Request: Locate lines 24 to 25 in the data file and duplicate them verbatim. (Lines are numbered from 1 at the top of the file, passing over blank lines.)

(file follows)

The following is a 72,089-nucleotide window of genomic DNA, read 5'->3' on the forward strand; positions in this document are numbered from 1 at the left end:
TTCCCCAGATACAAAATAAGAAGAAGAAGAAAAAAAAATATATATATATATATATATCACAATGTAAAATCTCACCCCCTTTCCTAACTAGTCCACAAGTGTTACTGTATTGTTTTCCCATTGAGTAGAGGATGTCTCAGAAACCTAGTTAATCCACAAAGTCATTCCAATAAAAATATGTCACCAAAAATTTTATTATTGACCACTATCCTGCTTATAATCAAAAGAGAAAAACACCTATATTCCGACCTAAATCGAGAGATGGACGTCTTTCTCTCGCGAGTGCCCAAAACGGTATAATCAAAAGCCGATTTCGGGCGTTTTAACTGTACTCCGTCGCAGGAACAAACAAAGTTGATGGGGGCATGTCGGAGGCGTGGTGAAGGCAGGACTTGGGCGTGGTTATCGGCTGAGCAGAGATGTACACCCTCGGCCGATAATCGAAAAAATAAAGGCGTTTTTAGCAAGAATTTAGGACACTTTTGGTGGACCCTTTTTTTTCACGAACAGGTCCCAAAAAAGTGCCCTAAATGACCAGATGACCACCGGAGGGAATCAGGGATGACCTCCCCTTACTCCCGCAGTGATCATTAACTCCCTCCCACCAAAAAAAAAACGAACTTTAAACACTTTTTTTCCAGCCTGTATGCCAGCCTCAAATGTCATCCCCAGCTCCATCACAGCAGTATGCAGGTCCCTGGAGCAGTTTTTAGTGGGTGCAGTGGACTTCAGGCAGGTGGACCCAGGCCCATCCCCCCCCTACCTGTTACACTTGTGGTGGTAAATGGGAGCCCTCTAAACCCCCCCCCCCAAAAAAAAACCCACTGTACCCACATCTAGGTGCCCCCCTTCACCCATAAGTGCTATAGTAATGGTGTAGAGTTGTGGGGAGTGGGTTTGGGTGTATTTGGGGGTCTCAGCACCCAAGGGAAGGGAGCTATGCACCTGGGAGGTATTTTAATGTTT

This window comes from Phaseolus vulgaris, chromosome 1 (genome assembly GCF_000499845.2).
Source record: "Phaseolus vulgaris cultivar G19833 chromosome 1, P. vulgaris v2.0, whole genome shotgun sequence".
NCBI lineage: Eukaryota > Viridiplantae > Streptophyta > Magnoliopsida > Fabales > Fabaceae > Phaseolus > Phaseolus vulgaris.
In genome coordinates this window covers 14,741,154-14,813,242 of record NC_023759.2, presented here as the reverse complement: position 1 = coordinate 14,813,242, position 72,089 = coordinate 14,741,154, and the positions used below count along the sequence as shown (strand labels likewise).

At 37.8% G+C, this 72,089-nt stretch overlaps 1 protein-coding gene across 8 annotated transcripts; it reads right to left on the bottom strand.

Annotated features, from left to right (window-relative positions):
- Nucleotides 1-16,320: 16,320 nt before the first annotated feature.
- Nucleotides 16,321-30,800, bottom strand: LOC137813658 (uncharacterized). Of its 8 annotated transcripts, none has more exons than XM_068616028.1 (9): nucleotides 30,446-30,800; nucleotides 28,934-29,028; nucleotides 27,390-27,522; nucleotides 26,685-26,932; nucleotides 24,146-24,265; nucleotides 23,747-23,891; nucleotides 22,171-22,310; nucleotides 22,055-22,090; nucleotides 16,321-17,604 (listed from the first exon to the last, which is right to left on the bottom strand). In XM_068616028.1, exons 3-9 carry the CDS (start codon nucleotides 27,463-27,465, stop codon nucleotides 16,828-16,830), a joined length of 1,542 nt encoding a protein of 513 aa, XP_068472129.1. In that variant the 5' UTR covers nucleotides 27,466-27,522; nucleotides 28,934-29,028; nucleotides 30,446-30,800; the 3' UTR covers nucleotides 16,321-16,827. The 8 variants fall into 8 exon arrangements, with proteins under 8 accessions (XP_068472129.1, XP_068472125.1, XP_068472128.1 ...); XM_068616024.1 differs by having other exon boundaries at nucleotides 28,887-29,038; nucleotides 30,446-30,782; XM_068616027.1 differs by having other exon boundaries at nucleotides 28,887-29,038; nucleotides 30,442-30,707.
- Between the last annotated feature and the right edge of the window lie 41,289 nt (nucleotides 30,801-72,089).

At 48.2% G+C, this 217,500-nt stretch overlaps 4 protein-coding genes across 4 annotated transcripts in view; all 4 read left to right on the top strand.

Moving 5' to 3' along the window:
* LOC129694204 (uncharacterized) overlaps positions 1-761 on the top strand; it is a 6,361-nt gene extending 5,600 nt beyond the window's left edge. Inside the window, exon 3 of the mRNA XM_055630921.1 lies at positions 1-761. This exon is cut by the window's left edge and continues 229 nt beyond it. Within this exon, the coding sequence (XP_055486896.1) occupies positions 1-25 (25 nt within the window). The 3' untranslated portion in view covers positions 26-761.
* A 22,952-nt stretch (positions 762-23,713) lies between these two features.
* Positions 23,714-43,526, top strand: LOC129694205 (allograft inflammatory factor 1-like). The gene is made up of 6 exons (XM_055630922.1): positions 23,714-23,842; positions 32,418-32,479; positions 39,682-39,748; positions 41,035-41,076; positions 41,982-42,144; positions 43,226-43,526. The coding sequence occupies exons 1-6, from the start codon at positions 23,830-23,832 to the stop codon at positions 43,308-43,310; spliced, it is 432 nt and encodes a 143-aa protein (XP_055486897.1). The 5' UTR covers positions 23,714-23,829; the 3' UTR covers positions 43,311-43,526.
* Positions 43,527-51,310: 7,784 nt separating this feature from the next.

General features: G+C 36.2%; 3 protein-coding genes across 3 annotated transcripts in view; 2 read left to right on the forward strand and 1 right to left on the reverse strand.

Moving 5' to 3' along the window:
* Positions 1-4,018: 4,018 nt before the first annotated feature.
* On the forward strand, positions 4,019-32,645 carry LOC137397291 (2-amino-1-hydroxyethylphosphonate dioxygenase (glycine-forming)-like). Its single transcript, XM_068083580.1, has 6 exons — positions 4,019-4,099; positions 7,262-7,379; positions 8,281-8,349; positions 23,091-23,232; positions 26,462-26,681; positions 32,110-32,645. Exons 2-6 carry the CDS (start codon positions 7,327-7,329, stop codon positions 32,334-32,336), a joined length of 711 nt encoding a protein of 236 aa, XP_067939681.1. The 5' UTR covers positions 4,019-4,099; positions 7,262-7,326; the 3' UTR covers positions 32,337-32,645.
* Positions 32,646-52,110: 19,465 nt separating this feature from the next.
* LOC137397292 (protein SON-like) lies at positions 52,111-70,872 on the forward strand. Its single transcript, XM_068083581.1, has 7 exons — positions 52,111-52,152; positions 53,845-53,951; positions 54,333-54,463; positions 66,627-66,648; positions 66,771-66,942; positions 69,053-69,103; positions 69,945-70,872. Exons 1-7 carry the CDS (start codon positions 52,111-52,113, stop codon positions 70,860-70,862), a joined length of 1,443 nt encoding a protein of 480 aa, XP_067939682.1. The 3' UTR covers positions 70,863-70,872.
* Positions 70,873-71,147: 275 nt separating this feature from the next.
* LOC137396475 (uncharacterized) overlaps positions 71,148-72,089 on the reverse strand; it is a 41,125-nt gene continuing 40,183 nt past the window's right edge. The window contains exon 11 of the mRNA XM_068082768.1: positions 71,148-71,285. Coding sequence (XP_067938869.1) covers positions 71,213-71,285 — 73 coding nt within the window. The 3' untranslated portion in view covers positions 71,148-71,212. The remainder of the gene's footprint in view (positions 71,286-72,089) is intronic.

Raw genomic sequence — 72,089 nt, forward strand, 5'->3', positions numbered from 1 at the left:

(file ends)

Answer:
* Positions 70,873-71,147: 275 nt separating this feature from the next.
* LOC137396475 (uncharacterized) overlaps positions 71,148-72,089 on the reverse strand; it is a 41,125-nt gene continuing 40,183 nt past the window's right edge. The window contains exon 11 of the mRNA XM_068082768.1: positions 71,148-71,285. Coding sequence (XP_067938869.1) covers positions 71,213-71,285 — 73 coding nt within the window. The 3' untranslated portion in view covers positions 71,148-71,212. The remainder of the gene's footprint in view (positions 71,286-72,089) is intronic.